• Revocation of the right to solicit funds in the upcoming year
  • Expulsion from grant opportunities

Which Organizations Are Required To Register For Charitable Solicitation?

As of today, charitable solicitations must be registered in 41 states in the U.S. and the District of Columbia. This requirement applies to all types of fundraising activities including:

  • In-person events
  • Direct mail solicitations
  • Email campaigns
  • Phone calls asking for donations
  • Online fundraising

Understanding which state or states to register in can be confusing for many new and established charitable organizations. Best practice states that a nonprofit should first complete the registration in the state in which it was incorporated. Beyond that, charitable solicitation should be completed in any state where the organization has a physical location or makes regular visits for fundraising or charitable work.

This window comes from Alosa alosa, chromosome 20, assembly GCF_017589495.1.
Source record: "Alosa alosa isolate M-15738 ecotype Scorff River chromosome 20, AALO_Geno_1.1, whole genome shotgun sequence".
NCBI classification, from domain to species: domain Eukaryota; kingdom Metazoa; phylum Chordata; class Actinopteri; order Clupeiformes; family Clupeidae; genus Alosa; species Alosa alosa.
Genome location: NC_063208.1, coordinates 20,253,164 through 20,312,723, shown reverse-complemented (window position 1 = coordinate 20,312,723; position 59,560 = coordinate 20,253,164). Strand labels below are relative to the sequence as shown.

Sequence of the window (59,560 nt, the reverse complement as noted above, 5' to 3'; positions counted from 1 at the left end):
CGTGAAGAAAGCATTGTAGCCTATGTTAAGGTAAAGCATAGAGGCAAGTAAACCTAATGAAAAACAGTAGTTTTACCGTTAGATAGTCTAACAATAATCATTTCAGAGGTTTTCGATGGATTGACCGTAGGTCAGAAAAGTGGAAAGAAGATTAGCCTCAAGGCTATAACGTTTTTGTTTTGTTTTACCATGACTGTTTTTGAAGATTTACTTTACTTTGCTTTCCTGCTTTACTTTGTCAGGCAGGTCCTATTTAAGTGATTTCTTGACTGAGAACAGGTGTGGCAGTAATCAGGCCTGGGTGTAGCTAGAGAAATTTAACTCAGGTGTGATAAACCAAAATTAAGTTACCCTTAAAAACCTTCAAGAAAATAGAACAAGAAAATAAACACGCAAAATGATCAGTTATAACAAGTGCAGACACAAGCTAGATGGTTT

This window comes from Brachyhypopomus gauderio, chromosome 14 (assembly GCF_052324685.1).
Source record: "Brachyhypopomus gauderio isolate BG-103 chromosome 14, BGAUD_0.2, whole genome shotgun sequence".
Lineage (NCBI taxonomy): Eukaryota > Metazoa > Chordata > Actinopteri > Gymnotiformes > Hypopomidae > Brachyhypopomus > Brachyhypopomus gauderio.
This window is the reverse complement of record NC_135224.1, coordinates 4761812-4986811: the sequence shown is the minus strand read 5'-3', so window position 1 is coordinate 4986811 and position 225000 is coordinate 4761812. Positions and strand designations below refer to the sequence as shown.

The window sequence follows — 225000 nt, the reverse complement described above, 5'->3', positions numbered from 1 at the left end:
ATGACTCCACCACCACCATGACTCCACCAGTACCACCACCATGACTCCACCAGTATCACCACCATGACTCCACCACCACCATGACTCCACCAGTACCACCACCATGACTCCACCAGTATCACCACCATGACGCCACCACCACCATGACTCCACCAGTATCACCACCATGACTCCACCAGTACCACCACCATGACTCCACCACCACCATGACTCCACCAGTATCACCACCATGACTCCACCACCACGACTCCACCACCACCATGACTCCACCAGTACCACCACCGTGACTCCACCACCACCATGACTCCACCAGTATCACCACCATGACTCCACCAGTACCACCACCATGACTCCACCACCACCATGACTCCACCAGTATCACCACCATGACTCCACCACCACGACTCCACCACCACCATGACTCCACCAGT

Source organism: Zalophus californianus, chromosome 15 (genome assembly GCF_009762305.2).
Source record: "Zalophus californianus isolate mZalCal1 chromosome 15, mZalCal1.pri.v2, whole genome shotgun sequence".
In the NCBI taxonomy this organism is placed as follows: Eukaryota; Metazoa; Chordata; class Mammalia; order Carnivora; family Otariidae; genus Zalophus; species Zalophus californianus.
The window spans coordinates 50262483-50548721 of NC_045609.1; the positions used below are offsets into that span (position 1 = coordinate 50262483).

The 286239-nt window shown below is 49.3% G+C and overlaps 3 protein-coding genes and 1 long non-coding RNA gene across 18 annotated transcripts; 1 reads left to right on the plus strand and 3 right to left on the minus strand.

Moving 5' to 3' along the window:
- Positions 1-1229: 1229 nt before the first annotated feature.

Collecting contributions through websites further complicates the process. The legislation requires that registration is completed before soliciting funds, so many organizations choose to operate on a “better safe than sorry” principle, registering nationwide or in all states where donations are expected from residents. 

Exemptions From State Charitable Solicitation Registration 

Not all types of nonprofit organizations are required to register. Just like specific requirements, exemptions are governed at the state level, but most states consider the following organizations as exempt:

  • Religious organizations, like Churches
  • Educational organizations, like Schools
  • Self-funded organizations, meaning that all contributions come from the nonprofit’s members
  • Organizations that do not collect a minimum donated amount each year

Despite the exemption, in some states, even the organizations described above must apply to be exempt from the registration, so be sure to check with a nonprofit accounting expert or your state’s nonprofit legislation before assuming exemption

What Is Required To Register For State Charitable Solicitation?